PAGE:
This past Friday, the Pennsylvania Supreme Court approved the release of a 900-page report that contains information on 300 predators in six Pennsylvania dioceses. 300! 300 "predator priests" in just six dioceses! That is just horrifying.
The report is the result of an 18-month investigation into the dioceses of Allentown, Erie, Greensburg, Harrisburg, Pittsburgh, and Scranton.
Some of the 300 names of those who committed abuse will be temporarily redacted when the report is initially released. Some of those named in the report have claimed that they need time to protect their reputations from the harm that the report will cause. Apparently the reputations of priests who molest children are more important than serving justice to those same child-molesting priests.
According to the judge's order, the report will be released on August 8th, unless there are challenges. If there are any challenges then they must be dealt with and the report will be released by August 14th, instead.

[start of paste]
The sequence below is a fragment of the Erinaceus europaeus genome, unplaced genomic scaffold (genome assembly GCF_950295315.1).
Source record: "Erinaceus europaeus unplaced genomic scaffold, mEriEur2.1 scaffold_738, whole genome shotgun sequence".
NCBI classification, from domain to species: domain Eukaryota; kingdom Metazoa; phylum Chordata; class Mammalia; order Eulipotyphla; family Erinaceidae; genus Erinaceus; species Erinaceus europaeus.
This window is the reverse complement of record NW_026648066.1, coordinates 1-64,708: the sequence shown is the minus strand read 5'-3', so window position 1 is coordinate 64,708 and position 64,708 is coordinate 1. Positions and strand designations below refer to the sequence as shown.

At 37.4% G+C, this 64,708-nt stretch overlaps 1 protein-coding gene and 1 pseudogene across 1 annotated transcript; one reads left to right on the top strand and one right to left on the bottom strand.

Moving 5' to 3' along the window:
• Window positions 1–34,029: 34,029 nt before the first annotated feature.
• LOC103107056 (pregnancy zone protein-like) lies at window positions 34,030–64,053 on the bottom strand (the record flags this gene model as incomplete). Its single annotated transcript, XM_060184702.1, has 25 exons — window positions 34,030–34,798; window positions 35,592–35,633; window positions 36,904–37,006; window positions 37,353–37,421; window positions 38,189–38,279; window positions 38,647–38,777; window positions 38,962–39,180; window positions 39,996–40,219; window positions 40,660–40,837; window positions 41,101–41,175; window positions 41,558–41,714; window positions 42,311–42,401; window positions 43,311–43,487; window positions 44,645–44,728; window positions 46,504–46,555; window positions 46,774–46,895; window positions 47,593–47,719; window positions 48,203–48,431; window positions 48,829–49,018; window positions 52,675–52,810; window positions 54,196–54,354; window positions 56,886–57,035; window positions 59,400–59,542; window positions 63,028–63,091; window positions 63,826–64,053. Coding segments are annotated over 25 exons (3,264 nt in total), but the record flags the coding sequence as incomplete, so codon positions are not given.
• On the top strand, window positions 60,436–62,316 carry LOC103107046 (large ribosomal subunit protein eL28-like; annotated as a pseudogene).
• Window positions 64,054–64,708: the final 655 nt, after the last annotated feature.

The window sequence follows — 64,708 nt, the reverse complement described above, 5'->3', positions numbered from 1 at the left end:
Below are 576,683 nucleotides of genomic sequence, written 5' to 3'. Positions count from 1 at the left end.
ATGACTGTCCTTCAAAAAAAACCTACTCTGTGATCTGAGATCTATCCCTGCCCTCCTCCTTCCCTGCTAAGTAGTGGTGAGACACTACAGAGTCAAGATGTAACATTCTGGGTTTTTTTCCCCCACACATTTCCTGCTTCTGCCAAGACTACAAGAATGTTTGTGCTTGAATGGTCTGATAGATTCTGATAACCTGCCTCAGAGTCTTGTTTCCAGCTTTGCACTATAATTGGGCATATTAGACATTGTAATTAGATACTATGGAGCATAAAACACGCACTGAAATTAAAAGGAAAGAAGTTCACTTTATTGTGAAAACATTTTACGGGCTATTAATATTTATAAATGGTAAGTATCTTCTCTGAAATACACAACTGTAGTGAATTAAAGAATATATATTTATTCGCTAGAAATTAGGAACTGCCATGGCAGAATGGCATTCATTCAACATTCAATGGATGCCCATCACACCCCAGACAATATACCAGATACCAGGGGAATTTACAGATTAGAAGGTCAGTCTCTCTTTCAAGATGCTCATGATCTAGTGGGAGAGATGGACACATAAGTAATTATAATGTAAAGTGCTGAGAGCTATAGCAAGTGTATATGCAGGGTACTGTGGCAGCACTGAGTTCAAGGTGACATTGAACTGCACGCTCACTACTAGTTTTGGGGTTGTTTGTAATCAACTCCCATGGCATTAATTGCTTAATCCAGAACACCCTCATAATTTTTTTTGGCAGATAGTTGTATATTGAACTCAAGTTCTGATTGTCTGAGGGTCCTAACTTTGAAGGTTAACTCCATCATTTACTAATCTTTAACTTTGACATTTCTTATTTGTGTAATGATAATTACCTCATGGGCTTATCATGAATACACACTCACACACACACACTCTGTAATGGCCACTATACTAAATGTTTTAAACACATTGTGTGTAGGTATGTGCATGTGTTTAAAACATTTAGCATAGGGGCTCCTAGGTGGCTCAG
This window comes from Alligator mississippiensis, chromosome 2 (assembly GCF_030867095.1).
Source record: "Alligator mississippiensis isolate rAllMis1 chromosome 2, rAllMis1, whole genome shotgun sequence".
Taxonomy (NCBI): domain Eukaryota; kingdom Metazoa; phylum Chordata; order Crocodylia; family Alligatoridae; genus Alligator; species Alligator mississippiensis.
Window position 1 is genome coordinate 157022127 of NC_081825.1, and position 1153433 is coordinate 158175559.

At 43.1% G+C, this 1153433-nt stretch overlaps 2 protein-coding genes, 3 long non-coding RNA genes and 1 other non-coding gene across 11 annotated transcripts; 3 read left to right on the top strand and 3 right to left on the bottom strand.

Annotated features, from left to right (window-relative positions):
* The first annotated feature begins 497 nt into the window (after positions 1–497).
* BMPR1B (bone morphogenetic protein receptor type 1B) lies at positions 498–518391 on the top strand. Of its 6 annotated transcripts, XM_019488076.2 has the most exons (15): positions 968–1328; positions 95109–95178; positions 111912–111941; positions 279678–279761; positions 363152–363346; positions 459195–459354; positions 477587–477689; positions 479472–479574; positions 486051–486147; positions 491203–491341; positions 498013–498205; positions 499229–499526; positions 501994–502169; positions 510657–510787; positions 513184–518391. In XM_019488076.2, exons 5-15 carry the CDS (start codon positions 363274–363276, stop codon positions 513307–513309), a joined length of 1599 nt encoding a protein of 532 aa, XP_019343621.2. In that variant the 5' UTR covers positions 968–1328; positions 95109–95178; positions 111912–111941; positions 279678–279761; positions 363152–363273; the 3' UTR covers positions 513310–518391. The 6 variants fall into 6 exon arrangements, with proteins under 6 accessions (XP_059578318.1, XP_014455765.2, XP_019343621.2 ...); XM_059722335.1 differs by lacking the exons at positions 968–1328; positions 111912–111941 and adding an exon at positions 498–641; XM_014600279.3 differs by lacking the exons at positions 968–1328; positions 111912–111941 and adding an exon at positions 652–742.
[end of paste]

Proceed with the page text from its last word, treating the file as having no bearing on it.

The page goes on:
The court's ruling comes after Pennsylvania Attorney General Josh Shapiro has spent the last few weeks fighting for the report to be released. He even wrote a letter to Pope Francis informing him that church officials were holding up the release of the report.
In a statement on the judge's decision, Shapiro said, "Our fear throughout this process has been that the entire Grand Jury report would be shelved and victims’ truth would be silenced. Today’s order ensures that will not be the case."
The Supreme Court's order said that over 300 "predator priests" are named in the report, and that they "committed criminal and/or morally reprehensible conduct."
This story is still far from over. The Grand Jury report is investigative in nature only, it does not actually recommend any particular charges for the actions of the priests. We will have to wait and see what happens following the report's release. Any cases or lawsuits that may be brought against members of the clergy will take years to run their course, but this is a critical first step in holding these clergymen responsible for their heinous crimes.